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U.S. District, Camden

In this negligence and ________ Civil Rights action, the plaintiff contended that the defendant acted with reckless indifference to the 23-year-old decedent’s rights by failing to implement procedures for using general intake forms relating to potential suicide risks and for failing to rectify a continuing failure to adhere to state regulations regarding the use of closed circuit TV monitors in holding cells. The plaintiff contended that as a result, the decedent hung himself with a noose constructed from his shirt after his shoe laces and belt had been taken from him.

The decedent, who had no documented earnings history, was married and left four children.

The plaintiff contended that following a domestic dispute, the municipal police officers arrived at the home and took the decedent into custody after a struggle. The officers’ records reflected that the decedent had been drinking and that blood was on his wife’s face. The plaintiff maintained that during much of the approximate 1 1/2 hour period in which the decedent was in the cell, the decedent was boisterous and continued using profanity. The decedent was then found hanging in his cell.

The plaintiff maintained that Chief of Police had, several months before he was promoted from Lieutenant, submitted a memo in which he criticized the municipality for failing to implement a closed circuit TV monitoring system and in which he referred to a violation issued by the state. The plaintiff maintained that over the course of the ensuing several year period, during which the p 7 3 former Lt. had been Chief, the municipality had been cited on two subsequent occasions by the State Dept. of Corrections for failing to utilize such a system. The plaintiff also maintained that prior to the incident, the Chief and several officers had attended a seminar on suicide prevention and had been given a number of standardized intake forms designed to identify potential suicide risks. The plaintiff maintained that despite attending this seminar, the defendant failed to use any of these forms.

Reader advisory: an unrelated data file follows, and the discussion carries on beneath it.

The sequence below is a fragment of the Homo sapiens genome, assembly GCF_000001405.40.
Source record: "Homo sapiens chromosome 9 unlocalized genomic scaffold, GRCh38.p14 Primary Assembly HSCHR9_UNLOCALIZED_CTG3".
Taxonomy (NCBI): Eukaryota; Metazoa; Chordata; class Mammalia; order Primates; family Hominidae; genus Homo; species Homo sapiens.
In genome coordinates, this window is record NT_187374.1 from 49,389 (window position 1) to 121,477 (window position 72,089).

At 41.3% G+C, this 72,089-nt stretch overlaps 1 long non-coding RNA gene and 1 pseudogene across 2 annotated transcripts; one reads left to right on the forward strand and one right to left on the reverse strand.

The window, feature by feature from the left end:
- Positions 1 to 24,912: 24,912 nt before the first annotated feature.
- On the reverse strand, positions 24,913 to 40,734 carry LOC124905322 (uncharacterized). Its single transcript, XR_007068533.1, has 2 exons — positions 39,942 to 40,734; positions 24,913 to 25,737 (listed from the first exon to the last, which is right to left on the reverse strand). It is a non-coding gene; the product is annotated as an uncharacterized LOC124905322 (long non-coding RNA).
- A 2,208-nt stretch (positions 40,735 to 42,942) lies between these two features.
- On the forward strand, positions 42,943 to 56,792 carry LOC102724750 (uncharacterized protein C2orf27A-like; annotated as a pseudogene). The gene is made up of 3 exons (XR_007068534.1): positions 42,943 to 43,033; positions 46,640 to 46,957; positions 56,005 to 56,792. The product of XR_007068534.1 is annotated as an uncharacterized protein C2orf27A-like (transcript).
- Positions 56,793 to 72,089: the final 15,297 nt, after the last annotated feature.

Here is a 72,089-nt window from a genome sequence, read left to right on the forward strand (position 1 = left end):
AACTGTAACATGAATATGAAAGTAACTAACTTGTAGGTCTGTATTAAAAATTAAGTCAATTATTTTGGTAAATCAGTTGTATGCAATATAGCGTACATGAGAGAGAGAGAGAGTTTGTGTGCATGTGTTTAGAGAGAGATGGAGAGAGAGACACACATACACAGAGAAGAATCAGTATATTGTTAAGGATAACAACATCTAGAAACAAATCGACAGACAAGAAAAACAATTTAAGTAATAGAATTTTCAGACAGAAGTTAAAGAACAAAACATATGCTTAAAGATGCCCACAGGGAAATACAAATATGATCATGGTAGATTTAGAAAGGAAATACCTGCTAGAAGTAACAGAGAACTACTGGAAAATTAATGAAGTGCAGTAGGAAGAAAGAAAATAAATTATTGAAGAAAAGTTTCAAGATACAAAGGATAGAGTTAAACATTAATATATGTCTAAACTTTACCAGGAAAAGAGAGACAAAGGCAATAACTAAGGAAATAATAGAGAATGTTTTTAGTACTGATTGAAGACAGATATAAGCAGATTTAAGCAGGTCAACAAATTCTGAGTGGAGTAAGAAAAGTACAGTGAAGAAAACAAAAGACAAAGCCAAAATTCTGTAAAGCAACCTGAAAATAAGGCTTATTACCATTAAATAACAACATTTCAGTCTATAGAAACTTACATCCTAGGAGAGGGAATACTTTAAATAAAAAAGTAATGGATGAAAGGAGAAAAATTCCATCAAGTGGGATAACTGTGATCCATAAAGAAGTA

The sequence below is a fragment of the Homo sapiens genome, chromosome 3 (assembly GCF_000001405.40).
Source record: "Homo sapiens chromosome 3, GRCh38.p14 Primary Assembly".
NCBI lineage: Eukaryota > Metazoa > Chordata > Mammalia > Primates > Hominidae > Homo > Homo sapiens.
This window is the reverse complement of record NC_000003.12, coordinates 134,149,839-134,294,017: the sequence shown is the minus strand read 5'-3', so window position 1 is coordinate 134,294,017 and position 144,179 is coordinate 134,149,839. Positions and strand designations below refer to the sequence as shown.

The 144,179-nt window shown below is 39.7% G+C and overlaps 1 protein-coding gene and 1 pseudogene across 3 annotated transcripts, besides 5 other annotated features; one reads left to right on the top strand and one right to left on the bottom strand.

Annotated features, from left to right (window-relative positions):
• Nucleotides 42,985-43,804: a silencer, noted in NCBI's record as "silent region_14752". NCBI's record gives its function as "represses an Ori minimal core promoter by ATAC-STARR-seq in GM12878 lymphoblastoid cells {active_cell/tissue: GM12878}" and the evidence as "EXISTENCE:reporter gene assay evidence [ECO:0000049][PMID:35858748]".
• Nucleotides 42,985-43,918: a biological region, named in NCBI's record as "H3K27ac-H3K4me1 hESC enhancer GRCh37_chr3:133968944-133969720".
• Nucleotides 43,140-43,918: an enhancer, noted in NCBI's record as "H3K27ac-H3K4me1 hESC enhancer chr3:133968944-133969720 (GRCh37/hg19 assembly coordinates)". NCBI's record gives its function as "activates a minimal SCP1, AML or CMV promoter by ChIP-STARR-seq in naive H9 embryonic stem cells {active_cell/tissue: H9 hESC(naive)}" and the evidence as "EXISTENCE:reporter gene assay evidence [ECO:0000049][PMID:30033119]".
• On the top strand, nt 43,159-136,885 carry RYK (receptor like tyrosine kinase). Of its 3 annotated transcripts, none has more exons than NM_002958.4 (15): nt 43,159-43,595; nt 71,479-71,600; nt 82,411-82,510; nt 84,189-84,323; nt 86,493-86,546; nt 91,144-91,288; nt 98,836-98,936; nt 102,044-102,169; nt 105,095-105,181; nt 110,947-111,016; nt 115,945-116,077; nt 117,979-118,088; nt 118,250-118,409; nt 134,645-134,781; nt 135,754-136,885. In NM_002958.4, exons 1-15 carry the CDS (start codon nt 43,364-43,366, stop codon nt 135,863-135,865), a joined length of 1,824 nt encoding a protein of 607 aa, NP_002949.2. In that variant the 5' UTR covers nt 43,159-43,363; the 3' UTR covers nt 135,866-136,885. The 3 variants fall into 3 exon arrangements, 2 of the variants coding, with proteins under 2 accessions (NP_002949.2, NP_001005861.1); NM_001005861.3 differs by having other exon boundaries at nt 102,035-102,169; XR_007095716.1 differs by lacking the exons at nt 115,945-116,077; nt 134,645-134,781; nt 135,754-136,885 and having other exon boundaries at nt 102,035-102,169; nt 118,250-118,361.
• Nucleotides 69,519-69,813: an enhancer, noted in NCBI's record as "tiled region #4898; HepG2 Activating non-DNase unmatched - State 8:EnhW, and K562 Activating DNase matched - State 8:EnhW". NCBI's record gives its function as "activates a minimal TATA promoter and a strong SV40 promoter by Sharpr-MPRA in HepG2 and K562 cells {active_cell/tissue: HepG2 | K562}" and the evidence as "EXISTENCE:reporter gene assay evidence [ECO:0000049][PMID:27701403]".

The defendant denied that the decedent showed any signs that he was a potential suicide risk. The plaintiff countered that the combination of alcohol consumption, a domestic dispute and continuing loud and boisterous behavior while in the cell should have alerted the defendant to the potential that the decedent was a risk for suicide. The defendant denied that this position should be accepted, contending that it could not reasonably have anticipated the suicide. The defendant also contended that it acted appropriately in taking the decedent’s shoe laces and belt from him. The plaintiff countered that the defendant failed to utilize the simple intake form which the plaintiff maintained would have alerted the defendants to the risk.

The plaintiff established that the decedent had attempted suicide on two prior occasions and contended that the proper use of the intake form would have disclosed this history. The defendant denied that the use of the form would have prevented the suicide and contended that if the decedent was intent on committing the act, there would be no basis to believe that he would be truthful when answering the questions on the forms. The plaintiff countered that the defendant, which did not attempt to take such a measure, should not be permitted to successfully advance that the use of the form would not have been effective.

The defendant further contended that it acted properly in that the officers were familiar with a suicide handbook kept at the station. The plaintiff countered that this handbook only dealt with actions to prevent suicide once a risk was determined to exist and not in identifying such risks. The plaintiff also established through discovery that the Chief had made inquiry as to the cost of installing a closed circuit system, that the cost was small and argued that despite this factor and the prior citations by the State, the defendant failed to install such a system. The plaintiff contended that if such a system had been in place, continuing monitoring would have been provided and the suicide prevented.

The decedent left a wife and four children, currently ages three to eight. The plaintiff contended that the decedent would work at various manual labor jobs on an ad hoc basis and generally provided several hundred dollars per week to his family. The plaintiff would have introduced evidence of $________ in wrongful death damages. The defendant countered that the decedent had no documented earnings history and would have denied that the plaintiff’s position should be accepted.

The plaintiff would have also made a claim for several minutes of conscious pain and suffering. The plaintiff further contended, under the Civil Rights Statute, that the defendant acted with reckless indifference to the decedent’s rights and that the p 7 3 plaintiff should be compensated for the deprivation of the decedent’s civil rights in-and-of itself. The defendant moved for summary judgment on this issue, arguing that there was insufficient evidence to establish such reckless indifference.

The case settled during the pendency of this motion for $________.

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